### 6.1 - Rectangular coordinates

### The cartesian plane

A **plane** is a flat 2-dimensional region such as the surface of a page.

To specify locations on the plane we can lay down two number lines or **axes**
perpendicularly on the plane as shown to the right. The horizontal axis is usually
called the *x* axis and the vertical axis is usually called the *y* axis.
The point where the axes cross is usually chosen to be where *x* = 0 and where *y* = 0
(this point is called the **origin**).
The origin is indicated by a circle in the center of the picture.
The axes divide the plane into four regions called **quadrants**, which are numbered
counterclockwise as shown.
This construction, a plane plus two perpendicular axes, is
called a **cartesian plane** (named after René Decartes, 1596 - 1650).

If we draw points on a cartesian plane or if we draw a
curve representing a function
on a cartesian plane then we say that we are **graphing or drawing a graph** of the points or of the function.

The study of geometric shapes such as lines, circles, triangles, etc. can be done
on the ordinary, blank plane or on the cartesian plane. When done on the ordinary plane, their study
is called **plane geometry** and when done on the cartesian plane, it is called **analytical geometry**.
Trigonometry, the study of triangles, is done partly using
plane geometry and partly using
analytical geometry.

Any point on the cartesian plane can be located by giving its horizontal distance to the
right of the origin (this is called its *x* coordinate) and its vertical distance above
the origin (this is called its *y* coordinate). For example the red dot in the
cartesian plane shown to the right has an *x* coordinate of 2 and a *y* coordinate of 1.
Sometimes we say that this point is at *x* = 2 and *y* = 1 but
most often we use the **ordered pair notation** (2, 1) to describe this point.
(Note that the number before the comma is always the *x* coordinate and the
number after the comma is always the *y* coordinate.)

This method of using an *x* value and a *y* value to locate a point in the
plane is called the **rectangular coordinate system**
(notice the dotted rectangle shown in the picture).
Another coordinate system in common use, for example for
complex numbers, is the
**polar coordinate system**; it uses a distance from the origin and a direction to
locate a point.

### Identifying points on graphs

We saw above that giving an *x* coordinate and a *y* coordinate locates a
point in the cartesian plane. But we can turn the logic around: we could say that
a point in the cartesian plane represents the simultaneous values of two quantities
*x* and *y*. This interpretation is very important in science and
technology where *x* and *y* can represent almost any quantities.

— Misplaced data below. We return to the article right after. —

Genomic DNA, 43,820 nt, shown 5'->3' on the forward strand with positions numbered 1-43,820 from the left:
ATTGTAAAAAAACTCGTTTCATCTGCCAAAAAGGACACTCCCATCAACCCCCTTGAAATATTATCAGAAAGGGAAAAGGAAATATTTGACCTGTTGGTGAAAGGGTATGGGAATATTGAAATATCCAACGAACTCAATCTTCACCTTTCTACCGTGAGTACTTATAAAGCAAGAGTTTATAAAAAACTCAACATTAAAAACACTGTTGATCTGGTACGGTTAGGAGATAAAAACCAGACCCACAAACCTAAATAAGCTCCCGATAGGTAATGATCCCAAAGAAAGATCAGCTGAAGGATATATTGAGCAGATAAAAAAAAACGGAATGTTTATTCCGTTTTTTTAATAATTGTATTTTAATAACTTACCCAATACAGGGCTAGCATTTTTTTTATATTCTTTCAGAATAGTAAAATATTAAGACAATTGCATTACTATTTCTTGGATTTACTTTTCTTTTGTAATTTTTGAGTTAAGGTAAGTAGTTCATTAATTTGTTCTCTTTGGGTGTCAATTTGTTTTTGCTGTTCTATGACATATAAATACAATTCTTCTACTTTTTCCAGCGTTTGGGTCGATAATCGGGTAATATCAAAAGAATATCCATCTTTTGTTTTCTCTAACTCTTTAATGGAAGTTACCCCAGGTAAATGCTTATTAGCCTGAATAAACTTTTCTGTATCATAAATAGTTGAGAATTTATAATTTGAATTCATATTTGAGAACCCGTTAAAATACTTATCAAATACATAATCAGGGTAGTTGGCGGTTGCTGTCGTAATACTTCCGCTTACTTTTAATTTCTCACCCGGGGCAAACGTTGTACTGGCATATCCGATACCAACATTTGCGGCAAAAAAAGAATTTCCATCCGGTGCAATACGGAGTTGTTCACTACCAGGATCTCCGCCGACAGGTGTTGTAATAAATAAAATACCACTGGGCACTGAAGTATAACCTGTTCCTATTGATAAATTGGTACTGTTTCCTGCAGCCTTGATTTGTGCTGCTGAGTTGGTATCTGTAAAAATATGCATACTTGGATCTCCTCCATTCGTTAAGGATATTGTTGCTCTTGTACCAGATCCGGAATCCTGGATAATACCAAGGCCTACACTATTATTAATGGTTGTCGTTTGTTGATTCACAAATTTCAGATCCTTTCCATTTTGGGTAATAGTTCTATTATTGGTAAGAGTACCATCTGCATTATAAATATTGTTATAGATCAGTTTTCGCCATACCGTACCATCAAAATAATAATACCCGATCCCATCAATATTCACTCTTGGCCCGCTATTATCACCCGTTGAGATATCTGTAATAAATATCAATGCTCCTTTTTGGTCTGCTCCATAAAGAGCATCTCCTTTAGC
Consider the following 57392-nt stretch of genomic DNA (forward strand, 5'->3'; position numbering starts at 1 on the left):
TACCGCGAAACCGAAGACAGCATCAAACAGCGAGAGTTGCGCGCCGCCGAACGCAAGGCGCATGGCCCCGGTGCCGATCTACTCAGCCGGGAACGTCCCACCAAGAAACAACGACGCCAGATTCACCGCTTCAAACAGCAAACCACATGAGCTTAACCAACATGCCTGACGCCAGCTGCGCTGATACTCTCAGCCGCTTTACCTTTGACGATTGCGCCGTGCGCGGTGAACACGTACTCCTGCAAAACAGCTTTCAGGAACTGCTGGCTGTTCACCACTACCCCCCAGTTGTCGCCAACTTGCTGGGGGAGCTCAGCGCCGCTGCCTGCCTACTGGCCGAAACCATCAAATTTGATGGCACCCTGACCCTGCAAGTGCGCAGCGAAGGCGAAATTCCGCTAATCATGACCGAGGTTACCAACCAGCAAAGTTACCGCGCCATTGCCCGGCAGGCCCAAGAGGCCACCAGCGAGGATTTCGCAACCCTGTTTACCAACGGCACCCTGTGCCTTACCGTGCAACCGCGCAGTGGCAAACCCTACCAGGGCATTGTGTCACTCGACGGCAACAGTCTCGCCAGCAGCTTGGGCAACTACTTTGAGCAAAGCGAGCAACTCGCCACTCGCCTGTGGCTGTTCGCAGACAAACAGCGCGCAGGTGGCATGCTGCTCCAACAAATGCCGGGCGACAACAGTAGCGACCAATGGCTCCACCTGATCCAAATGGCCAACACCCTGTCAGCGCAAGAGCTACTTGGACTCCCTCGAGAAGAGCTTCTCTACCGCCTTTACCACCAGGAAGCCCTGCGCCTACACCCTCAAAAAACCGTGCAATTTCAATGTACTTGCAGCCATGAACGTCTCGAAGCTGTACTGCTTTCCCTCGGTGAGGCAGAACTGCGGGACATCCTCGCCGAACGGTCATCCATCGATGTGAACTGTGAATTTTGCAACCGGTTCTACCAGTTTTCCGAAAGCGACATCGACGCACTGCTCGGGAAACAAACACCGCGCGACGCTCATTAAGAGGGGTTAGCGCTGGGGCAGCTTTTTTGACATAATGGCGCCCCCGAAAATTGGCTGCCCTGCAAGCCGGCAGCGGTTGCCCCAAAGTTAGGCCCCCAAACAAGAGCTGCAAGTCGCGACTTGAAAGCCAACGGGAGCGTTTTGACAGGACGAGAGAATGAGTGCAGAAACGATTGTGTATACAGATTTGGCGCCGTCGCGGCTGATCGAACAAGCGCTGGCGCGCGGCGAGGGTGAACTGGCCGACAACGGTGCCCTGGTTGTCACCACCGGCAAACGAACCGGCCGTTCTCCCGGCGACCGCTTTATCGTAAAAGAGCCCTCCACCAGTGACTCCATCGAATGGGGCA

The following examples show how to identify points on progressively more complicated
graphs.

**Example 1:** This graph has several features beyond what was explained above:
- In this graph the horizontal axis is called
*p* and the vertical axis *q*.
Thus points on this graph represent values of *p* and *q*.

- The labels
*p* and *q* are sometimes written beside the axes rather than at their ends.

- Only quadrant 1 was drawn, presumably because there is nothing interesting
to show in the other quadrants.

- The horizontal position of point
*A* is half-way between
*p* = 2 and *p* = 3. This mean that *p* = 2.5.
Similarly, the vertical position of point *A* is half-way between
*q* = 1 and *q* = 2.
Thus point *A* is at *p* = 2.5 and *q* = 1.5.

(Actually the fact that *p* is midway between 2 and 3 means that *p* = 2.5 only because the
horizontal scale is **linear**, which means that a movement of, say 1 centimeter, in the
horizontal direction represents the same change in the horizontal quantity anywhere on
the graph. There are other types of graphs such as
logarithmic graphs where this is not true.)

- In ordered pair notation, point
*A* is at (2.5, 1.5). Be careful!
This ordered pair does not mean *x* = 2.5 and *y* = 1.5; rather it means
*p* = 2.5 and *q* = 1.5.

**Example 2:** The labels on the axes now have units.
The label *t* (ms) means that *t* is measured in milliseconds
and the label *d* (cm) means that *d* is measured in centimeters.
Thus point *B* is at *t* = 250 ms and *d* = 7.5 cm.
Graphs with units appear often in scientific or technical applications.

**Example 3: ** The quantities plotted horizontally and vertically are now
**algebraic expressions**.
Thus at point *C*, the quantity *mg* has a value of 3 Newtons and the quantity
*r*^{ 2} has a value of 12.5 square meters.

Graphs with expressions on the axes appear often in scientific or technical applications.
Their use makes it possible to transform a curve into a straight line, which is
much easier to analyze.

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